Masters in Conservation Leadership – Cambridge University
The world is currently facing rapid changes that are triggering conservation crises at a global scale. There is an increasing need for conservation leaders who can tackle the major issues and drive change for a more sustainable future. The MPhil in Conservation Leadership, offered by Cambridge University, aims to train students to address the conservation issues we currently face in an integrative and interdisciplinary manner and develop the necessary skills that students need to lead and act effectively.
Dr Chris Sandbrook, Lecturer in Conservation Leadership, chats to Conservation Careers Founder Dr Nick Askew about the nature of the course and benefits for graduates. If you would like to find out more about this exciting degree, applications for October 2015 are now open (closes 2nd December 2014).
How would you describe the MPhil in Conservation Leadership?
The easiest way to describe the course is that it is a bit like an MBA in Conservation. What we are trying to do is to help establish conservation professionals who have been working in conservation for a number of years and have shown signs that they have potential to be quite significant leaders in conservation in the future.
We are trying to help them to get the practical skills needed to achieve that, so the course is a combination of understanding emerging themes and concepts in conservation alongside more practical training such as management, human resources, doing media interviews and that sort of thing.
Developing the soft skills that people need to succeed in organisations is important because we get a lot of people who are currently conservation leaders and admit that they have never had any specific training to do the jobs that they do. They have really just done biology, maybe a PhD, quite a lot of ecological fieldwork and then all of a sudden they find themselves with a team of fifty people and budgets to manage and they haven’t had any training to look after that side of things. That is the gap that we are trying to plug with this course.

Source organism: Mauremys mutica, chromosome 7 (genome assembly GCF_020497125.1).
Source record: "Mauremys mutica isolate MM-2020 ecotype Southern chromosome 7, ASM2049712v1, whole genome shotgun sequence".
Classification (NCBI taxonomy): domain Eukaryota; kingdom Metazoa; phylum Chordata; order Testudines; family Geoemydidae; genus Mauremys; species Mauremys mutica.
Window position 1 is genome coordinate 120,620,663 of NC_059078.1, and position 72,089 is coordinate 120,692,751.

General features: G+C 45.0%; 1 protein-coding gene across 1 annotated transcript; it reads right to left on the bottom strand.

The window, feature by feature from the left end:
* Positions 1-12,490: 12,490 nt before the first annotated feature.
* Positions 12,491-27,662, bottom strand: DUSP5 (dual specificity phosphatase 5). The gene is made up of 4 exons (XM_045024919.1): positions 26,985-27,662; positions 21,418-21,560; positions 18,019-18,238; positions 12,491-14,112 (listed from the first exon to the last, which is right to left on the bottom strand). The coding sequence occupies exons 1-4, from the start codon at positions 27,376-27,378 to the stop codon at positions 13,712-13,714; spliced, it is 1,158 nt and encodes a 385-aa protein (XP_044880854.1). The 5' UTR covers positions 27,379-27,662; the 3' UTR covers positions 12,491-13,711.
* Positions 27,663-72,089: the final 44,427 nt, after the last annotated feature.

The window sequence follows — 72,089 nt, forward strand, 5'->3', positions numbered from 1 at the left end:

The course runs for a year – can you describe what a year in the course looks like?
The first two terms are given over to teaching. There is a fast paced module in which all the classes are given by a different person. Most of the lecturers are from the NGO world and over half of them would be from the Cambridge Conservation Initiative community. The aim is to have someone teach what they do, so if we are having someone come and teach Human Resources then it’s a Human Resources Manager who gives the class.
So that’s the first two terms and the students do assignments alongside those classes. They also do a consultancy group project after Christmas with one of the affiliated conservation organisations working on a real topic.
In the summer, for four months, students do an individual leadership placement, which is a cross between an internship and a research project. They have to work on their own defined project, which has usually been put forward by a chosen conservation organization. It has to address a specific leadership challenge. So it’s not a research project in a traditional ‘answer a question’ sort of way but they do tend to involve a bit of research, for example, some sort of market research or background research.
The topics are much more applied than you would normally see in a conservation course so they are things like working on a strategic plan for the next five years for a program or assessing the risks and opportunities that some emerging new thing might pose for an organization. The affiliated organisations have been really good about giving the students real problems and real insights into what they are doing and they’ve found the work opportunities pretty useful.
What sort of benefits have graduates seen for their careers?
At the most basic level almost all of our alumni are in employment. I think they have done really well in that sense. Quite a few of them come to do the course on a career break and have a job to return to, but others have done really well in finding new jobs.
One graduate had previously worked for WWF Brazil and the Ministry for Environment in Brazil and, after graduating, he was employed as the Senior Policy Advisor in the Department of Environment for deforestation in the Amazon in Brazil. He was told by the people who recruited him that having this MPhil was quite significant.
We also had a student from Zimbabwe who returned to a much more senior role in the national park that he works after graduating from the MPhil course. We have had many other graduates who have become acting leaders of quite large organisations in a range of sectors from iNGOs, NGOs and government.